It can be a frightening experience visiting a doctor in another country. You’re not feeling good, you’re worried about the language and you’re worried about the cost.
Don’t get too worried about the language. Most doctors can at the very least read English quite well. So many medical reviews are written in English that they have to. That’s not to say that you shouldn’t make an effort to speak French. If you can, the experience of living in France will go much better. (If you can’t, look in the top right hand corner of this page and click on the link there.)
The biggest difference you’ll find compared to NHS doctors is in the length and thoroughness of the medical examination. You’ll probably be asked to strip down to your underwear, have your body examined for any obvious problems and have your blood pressure taken.
Once the examination is completed, you’ll be given a prescription for any medicine and will then be asked to pay. Normally this payment will be between 20 and 30 euros. If you have a Carte Vitale, the doctor will put this into his terminal and this starts the process to have your reimbursement of your payment made directly into your bank account. If you don’t yet have a Carte Vitale, the doctor will fill out some papers that you sign and date and send off to the CPAM.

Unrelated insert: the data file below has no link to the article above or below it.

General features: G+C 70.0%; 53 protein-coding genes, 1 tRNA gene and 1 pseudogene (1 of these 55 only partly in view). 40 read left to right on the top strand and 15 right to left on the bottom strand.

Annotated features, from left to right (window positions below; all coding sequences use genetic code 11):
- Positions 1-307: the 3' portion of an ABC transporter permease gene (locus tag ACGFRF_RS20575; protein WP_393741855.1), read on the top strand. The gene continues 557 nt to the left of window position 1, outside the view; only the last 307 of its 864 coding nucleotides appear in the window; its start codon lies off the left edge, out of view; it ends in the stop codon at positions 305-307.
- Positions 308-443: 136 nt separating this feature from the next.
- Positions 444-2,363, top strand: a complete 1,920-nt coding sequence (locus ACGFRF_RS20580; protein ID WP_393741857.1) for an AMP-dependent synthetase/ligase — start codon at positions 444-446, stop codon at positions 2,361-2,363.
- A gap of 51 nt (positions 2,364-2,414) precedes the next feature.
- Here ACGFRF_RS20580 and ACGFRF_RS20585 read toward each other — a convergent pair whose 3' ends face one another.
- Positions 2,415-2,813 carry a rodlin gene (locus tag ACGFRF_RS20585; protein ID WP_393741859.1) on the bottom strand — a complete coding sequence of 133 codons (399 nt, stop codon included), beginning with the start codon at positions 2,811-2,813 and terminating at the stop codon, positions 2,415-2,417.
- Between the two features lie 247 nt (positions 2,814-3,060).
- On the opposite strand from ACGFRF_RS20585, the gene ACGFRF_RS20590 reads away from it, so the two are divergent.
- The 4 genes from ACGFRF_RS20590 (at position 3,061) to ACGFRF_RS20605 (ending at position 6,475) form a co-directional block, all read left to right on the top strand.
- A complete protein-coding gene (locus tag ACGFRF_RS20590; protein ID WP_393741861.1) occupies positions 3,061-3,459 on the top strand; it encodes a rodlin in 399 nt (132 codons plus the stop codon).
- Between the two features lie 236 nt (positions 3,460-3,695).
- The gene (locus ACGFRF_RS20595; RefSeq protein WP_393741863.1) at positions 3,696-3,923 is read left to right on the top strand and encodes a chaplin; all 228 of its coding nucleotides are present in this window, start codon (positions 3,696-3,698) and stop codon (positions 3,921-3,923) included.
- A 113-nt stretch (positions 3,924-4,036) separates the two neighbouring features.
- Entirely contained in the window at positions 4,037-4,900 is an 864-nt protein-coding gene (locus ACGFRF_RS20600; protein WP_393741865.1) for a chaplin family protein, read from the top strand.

Note that you are only reimbursed about 70% of what you pay the doctor (unless you have a long-term serious illness such as diabetes when you are reimbursed 100%.) If you want to be fully reimbursed, you need to take out additional medical insurance – what is called a ‘mutuelle’.
Visiting a doctor in France need not be a frightening experience.